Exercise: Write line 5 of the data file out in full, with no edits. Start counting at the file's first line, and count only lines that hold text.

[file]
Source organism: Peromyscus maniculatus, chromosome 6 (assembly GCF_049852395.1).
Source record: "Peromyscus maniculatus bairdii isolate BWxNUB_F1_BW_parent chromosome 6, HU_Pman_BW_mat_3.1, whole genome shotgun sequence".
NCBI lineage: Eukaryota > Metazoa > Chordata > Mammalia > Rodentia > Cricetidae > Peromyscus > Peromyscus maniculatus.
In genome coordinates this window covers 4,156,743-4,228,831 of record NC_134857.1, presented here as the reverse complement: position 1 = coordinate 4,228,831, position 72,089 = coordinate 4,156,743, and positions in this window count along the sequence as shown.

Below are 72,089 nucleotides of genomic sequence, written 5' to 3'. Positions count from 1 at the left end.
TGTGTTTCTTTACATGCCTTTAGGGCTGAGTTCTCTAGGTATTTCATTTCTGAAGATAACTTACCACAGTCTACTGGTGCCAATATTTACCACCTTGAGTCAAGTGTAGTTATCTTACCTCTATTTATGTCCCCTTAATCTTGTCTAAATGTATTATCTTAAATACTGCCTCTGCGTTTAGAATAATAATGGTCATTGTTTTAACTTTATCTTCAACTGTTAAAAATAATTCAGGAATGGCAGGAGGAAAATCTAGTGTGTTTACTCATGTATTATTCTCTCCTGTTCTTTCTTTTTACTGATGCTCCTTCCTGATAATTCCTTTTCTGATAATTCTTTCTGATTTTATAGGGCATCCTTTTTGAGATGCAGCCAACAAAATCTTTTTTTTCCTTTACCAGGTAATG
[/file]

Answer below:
Below are 72,089 nucleotides of genomic sequence, written 5' to 3'. Positions count from 1 at the left end.